Harriet Beecher Stowe’s life

Biography for Kids

Johanna “Anne” Mansfield Sullivan Macy (1866–1936): Educator

Limited eyesight didn’t stop Anne from being motivated to learn. She graduated from Perkins School for the Blind as valedictorian. Miss Sullivan’s impact on the world of education started with one student—Helen Keller. Anne homeschooled her deaf-blind student, teaching her to communicate by spelling on the hand. Her outside-the-box methods of individualized teaching brought respect from other teachers and helped to broaden education for people with physical limitations.

Primary sources about Anne Sullivan

Anne Sullivan Macy online museum

Video with Anne Sullivan and Helen Keller

What woman from history would you add to this list?

World Studies Textbook for 7th Grade

Personally, I love history. It was my favorite subject when I was homeschooled. That’s why I’m so excited about our new seventh-grade World Studies book for 2017. This history book is gorgeous and is written in an engaging narrative style. But most importantly, it treats the subject from a biblical worldview.

What’s Covered

World Studies completes what our Heritage Studies 6 (world history textbook) began. After catching students up on ancient history, it covers the Middle Ages through the modern period. It focuses on the contrasting cultures, economics, and governments of major civilizations during those time periods.

This book tells the fascinating tale of the nations from a biblical worldview. Students learn to think biblically about justice, power, citizenship, and the environment as they watch the peoples of the world grapple with these same issues.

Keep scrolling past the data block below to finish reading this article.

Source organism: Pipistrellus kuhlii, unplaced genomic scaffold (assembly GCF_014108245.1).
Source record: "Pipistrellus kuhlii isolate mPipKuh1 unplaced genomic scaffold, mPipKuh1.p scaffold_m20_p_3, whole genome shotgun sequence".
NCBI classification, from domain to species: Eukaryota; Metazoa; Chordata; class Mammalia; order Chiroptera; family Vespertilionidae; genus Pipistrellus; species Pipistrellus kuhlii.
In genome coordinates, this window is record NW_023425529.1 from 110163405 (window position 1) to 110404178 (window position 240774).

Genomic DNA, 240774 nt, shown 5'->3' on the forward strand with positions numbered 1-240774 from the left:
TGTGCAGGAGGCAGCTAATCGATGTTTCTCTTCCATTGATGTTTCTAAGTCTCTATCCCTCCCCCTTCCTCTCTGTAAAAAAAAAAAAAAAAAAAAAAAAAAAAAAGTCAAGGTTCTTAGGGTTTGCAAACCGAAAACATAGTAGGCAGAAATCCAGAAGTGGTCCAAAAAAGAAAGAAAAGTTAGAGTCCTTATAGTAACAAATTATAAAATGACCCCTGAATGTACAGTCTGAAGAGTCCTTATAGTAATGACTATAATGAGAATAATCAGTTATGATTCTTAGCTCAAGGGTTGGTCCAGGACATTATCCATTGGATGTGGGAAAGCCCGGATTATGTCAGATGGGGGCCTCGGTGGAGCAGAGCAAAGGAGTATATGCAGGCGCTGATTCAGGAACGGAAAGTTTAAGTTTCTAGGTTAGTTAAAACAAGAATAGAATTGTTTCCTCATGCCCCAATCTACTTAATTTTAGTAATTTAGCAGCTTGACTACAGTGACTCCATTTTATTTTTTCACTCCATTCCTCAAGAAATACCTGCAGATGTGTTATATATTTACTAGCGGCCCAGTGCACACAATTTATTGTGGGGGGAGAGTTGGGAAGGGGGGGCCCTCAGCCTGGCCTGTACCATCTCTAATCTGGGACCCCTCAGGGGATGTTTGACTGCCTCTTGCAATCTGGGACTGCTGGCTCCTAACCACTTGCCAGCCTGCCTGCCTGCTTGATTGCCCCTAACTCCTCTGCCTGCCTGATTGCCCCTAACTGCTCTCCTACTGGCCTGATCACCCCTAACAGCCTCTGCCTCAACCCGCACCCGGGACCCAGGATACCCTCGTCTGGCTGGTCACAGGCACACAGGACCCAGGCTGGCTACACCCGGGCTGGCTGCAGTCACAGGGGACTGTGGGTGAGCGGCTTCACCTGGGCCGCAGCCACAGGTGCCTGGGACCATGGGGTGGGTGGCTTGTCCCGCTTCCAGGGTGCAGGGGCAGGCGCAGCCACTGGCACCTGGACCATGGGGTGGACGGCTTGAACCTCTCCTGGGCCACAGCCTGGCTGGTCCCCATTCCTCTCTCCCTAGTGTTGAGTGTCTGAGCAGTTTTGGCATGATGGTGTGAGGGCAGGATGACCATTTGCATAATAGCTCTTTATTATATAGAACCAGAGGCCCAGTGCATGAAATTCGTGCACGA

For example, your student will learn about the Spanish conquest and colonization of Latin America. This narrative is riddled with abuse of power and failures of justice such as the denial of citizenship to Creoles. On page 136, students are challenged to apply Scripture in evaluating Spain’s treatment of Creoles. So your homeschool student will not only learn about the stuff of world history, but he will also learn to think correctly about world history.

How It’s Covered

The narrative text carries the book. Throughout the book, engaging photographs, maps, and timelines help to tell the story. The margins include guiding questions and definitions to lead the reader to identify key ideas. And sidebars, especially the ones called “Historical Perspectives,” help students develop critical thinking skills from a biblical worldview.

The text is engaging, the layout is gorgeous, the perspective is biblical. I hope you’ll take a look at a sample of the World Studies Student Text by visiting the product page and clicking on the “Look Inside the Book” icon. I’ve also recorded an overview video of this new textbook for our BJU Press Homeschool YouTube channel. Take a look below.